The Time of Their Lives: Dance Celebs Share Amazing Prom Stories
Right now, you're probably getting pretty pumped about one major high school milestone: Prom! Do you have your dress yet? Did you work up the courage to ask that special someone? Are you planning the best-ever post-prom party? We thought so.
Dancers do prom in the best way. I mean, getting dressed up and dancing the night away? That's kind of our M.O. To get in the spirit of all things prom, Dance Spirit asked a few of our favorite pros about their big nights—and what they had to say is just so cute!
Tookey looking fab with husband Gene Gabriel at the 2011 Emmy Awards (via Zimbio.com)
I wore a floor-length, velvet (yes, velvet!) wine-colored dress with a sweetheart neckline and a long slit up the side. I also wore long white gloves, like I was royalty or something. My mom did my hair—which, in that pre-blonde era, was brown—in an updo. (Actually, that hair is the only part of the outfit I'd reprise today. Go, mom!) It was 1994, and I thought my outfit was amazing.
At the reception, my date pulled out my chair for me, and like the dancer I am, I sat down in a wide, turned out second, and I ripped the slit of my dress all the way up to my waist! I was so embarrassed. But my very sweet date gave me his suit jacket, and I wore it all night.
Kyle Hanagami can certainly bust a move now! (Jayme Thornton for DS)
I went to prom with a bunch of friends. I think I wore a suit... I don't really remember, but I'm sure it wasn't super cool. What I can remember is standing on the dance floor and being terrified to dance! I didn't start dancing until after I graduated high school, so I couldn't even two-step. How embarrassing!
Dowling in her real wedding gown with husband Reza Fakrieh (via @joeydowling)
When I was a sophomore, I got to go to prom with a guy I thought was the hottest boy in school. He was a junior, and he was blonde, tan and buff—he looked like a surfer. I remember shopping for my dress with my mom, and thinking how absolutely perfect it had to be. I found it: A white halter dress with a low back and beading all the way up the front. I probably looked like I was about to walk down the aisle...but I thought it was gorgeous! I wore my hair in a high French twist with the ends hanging out and curled. (That was big back then.)
The prom was held in the Capitol building in my hometown. The whole night felt like a fairy tale. Date dances in high school were usually lame and awkward, but that night was one of the best of my life!
Prom! A young Torbert posing with friends from Fiorello H. LaGuardia High School of Music & Art and Performing Arts (Courtesy Torbert)
Ade Chike Torbert
I ended up asking my girlfriend at the time to prom. But because we didn't start dating until the end of the school year, we had both originally planned to go with close friends of ours—so it was a little tough breaking the news to them.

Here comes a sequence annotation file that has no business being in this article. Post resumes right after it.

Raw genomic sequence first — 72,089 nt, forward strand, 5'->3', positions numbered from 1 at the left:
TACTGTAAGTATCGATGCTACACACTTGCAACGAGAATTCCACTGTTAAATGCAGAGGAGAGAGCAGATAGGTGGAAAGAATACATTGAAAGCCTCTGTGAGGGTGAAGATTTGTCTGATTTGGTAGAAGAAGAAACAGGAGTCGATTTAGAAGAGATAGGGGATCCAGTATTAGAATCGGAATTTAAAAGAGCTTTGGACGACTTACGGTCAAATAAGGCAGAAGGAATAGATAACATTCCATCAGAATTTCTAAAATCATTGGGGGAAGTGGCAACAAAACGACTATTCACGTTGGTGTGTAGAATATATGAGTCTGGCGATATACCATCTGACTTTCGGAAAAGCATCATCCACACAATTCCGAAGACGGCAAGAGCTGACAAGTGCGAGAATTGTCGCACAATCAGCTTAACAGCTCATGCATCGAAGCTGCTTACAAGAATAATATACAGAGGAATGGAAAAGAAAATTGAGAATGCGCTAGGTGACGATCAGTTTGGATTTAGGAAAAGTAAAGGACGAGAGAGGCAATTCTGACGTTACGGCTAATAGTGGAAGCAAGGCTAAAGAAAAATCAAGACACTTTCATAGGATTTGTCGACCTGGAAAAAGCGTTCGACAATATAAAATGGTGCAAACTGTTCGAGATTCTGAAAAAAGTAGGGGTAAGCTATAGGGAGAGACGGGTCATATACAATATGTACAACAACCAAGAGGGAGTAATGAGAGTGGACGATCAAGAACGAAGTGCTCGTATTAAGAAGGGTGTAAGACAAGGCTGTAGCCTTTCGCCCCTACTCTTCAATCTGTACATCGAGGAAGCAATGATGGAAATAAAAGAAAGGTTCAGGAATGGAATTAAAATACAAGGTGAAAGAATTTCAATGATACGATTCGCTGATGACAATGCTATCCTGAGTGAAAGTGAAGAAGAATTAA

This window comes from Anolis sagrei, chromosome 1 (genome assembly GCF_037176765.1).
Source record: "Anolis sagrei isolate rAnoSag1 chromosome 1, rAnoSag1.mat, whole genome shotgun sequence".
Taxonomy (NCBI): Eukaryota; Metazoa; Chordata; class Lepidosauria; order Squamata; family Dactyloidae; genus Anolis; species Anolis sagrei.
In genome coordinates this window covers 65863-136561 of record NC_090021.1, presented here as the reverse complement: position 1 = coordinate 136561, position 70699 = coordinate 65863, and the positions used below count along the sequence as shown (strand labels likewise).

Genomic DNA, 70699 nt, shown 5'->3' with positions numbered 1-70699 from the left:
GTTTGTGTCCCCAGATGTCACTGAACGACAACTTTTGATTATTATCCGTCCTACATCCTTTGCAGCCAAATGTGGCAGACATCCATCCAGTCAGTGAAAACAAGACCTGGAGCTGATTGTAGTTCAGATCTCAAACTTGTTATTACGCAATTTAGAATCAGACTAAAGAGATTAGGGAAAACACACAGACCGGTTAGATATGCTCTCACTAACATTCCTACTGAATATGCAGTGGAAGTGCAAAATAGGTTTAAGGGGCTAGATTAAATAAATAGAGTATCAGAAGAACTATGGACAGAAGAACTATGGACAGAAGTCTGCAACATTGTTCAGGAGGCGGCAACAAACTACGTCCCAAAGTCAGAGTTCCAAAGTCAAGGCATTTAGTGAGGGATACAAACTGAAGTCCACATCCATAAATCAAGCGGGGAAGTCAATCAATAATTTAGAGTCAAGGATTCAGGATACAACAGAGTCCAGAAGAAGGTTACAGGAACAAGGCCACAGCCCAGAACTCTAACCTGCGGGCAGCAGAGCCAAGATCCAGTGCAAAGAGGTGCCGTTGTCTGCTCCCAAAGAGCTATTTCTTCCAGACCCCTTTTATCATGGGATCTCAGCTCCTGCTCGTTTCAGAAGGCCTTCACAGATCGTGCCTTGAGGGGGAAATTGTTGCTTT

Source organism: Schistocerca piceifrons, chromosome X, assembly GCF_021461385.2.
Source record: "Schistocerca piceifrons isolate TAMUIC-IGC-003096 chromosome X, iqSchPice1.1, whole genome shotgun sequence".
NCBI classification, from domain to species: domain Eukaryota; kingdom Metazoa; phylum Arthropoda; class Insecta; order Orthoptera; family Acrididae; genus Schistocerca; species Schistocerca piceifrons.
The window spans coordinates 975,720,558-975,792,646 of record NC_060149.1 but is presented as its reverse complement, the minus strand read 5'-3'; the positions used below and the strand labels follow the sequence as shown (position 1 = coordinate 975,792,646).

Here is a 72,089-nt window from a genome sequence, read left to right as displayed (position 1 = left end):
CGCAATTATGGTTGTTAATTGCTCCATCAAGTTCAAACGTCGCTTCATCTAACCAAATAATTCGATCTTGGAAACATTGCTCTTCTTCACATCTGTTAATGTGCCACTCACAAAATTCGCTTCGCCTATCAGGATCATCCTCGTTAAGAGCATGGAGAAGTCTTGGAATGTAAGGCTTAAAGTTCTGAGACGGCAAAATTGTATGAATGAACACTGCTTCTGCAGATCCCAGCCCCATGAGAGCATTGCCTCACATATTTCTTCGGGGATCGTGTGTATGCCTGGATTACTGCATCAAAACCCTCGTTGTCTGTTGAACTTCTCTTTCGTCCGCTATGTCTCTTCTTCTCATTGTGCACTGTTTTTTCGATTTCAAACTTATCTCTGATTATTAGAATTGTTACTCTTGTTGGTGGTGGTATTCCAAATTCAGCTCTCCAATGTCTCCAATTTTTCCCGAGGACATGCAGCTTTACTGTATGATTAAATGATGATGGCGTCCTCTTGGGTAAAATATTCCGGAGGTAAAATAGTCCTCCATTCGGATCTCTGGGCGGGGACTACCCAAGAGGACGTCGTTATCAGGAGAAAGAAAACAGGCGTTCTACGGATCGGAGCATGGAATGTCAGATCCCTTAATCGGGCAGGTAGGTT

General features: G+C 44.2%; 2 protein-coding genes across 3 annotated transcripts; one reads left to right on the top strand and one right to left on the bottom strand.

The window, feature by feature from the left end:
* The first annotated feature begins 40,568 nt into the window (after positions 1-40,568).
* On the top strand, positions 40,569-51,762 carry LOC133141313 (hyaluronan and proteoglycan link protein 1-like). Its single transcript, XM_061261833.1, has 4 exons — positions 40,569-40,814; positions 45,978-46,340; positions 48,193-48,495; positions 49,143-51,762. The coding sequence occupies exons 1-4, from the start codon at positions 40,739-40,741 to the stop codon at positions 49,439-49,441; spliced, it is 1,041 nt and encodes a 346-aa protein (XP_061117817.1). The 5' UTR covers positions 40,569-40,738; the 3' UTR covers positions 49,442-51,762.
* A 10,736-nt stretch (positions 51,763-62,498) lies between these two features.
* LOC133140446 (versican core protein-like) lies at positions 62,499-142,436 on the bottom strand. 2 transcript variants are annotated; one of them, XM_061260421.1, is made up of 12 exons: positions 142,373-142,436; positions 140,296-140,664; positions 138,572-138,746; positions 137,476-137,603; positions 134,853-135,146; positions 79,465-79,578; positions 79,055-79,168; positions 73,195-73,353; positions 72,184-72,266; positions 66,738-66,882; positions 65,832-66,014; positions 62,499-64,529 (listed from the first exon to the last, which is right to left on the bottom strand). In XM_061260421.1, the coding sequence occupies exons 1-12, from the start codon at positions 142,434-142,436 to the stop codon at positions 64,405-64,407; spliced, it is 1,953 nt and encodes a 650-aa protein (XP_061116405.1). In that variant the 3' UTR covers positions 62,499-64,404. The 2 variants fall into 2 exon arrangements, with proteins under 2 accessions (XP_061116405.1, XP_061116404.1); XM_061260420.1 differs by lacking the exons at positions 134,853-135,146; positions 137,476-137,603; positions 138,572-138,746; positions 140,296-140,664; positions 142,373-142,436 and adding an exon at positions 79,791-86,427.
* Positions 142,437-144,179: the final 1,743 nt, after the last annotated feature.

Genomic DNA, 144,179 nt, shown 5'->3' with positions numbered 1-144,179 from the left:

I wore an all-white suit with a white fedora and a champagne-colored vest. I was definitely the best-dressed! We all had such a great night. Our prom was held at this beautiful venue by the South Street Seaport in NYC, and there was a ton of food and great music. Then we boarded a yacht and continued to party until the wee hours of the morning.
Not going to prom this year? You're not alone. Many of the dancers we spoke with confessed they never made it, either—they were too wrapped up in their dance commitments. Take former New York City Ballet soloist (and current Dance Spirit columnist!) Kathryn Morgan, for example:
Morgan with Seth Orza in NYCB's Romeo and Juliet (Paul Kolnik/NYCB)
Unfortunately, I never got to go to a real prom. I was hired by New York City Ballet at the end of my junior year of high school and finished school online. I do, however, consider my debut as Juliet my "prom." I was 17, and it was a huge deal for me. There was a beautiful ballroom scene, and that was a pretty great prom substitute! I wore three dresses and had two hairstyles: up for the first half of the evening, and half-up/half-down for the second. My "date" was my Romeo, Seth Orza...though he was engaged to someone else!
(From left) Darriel Johnakin, Diego Pasillas, and Emma Sutherland (all photos by Erin Baiano)
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Dancers are naturally "in their heads" all the time—but not always in productive ways. Long days of receiving and applying corrections, taking class, and performing can get to even the most composed individuals. What should you do when you feel like your mind is just as busy as your rehearsal schedule? Try meditation. Dance Spirit turned to Adreanna Limbach, a head teacher at NYC-based meditation studio MNDFL, for a breakdown of this highly beneficial practice.
Liz Imperio teaching at Hollywood Vibe, Courtesy of Hollywood Vibe
It's an increasingly common scenario: A talented dancer wins big at a competition, is offered an assistantship with a famous faculty member, and ends up leaving her hometown studio to travel with a convention. Convention-hopping has obvious benefits. Every event generates new content for dancers to post on social media, gives them a better shot at ending up on their favorite choreographers' accounts, lets them learn from the best of the best, and helps them make valuable connections. "Traveling is a great way for dancers to gain admirers around the country," says Jen Jarnot, owner of Artistic Fusion Dance Academy in Thornton, CO. "That's something every dancer craves." So it's no surprise that weekend FOMO has been blazing through studios like wildfire.
But is this jet-setter lifestyle really the most effective road to take? Can weekends of dancing with top talent truly replace the bread and butter of daily work at your home studio? The answer, according to most industry experts, is no. We asked five pros to explain why.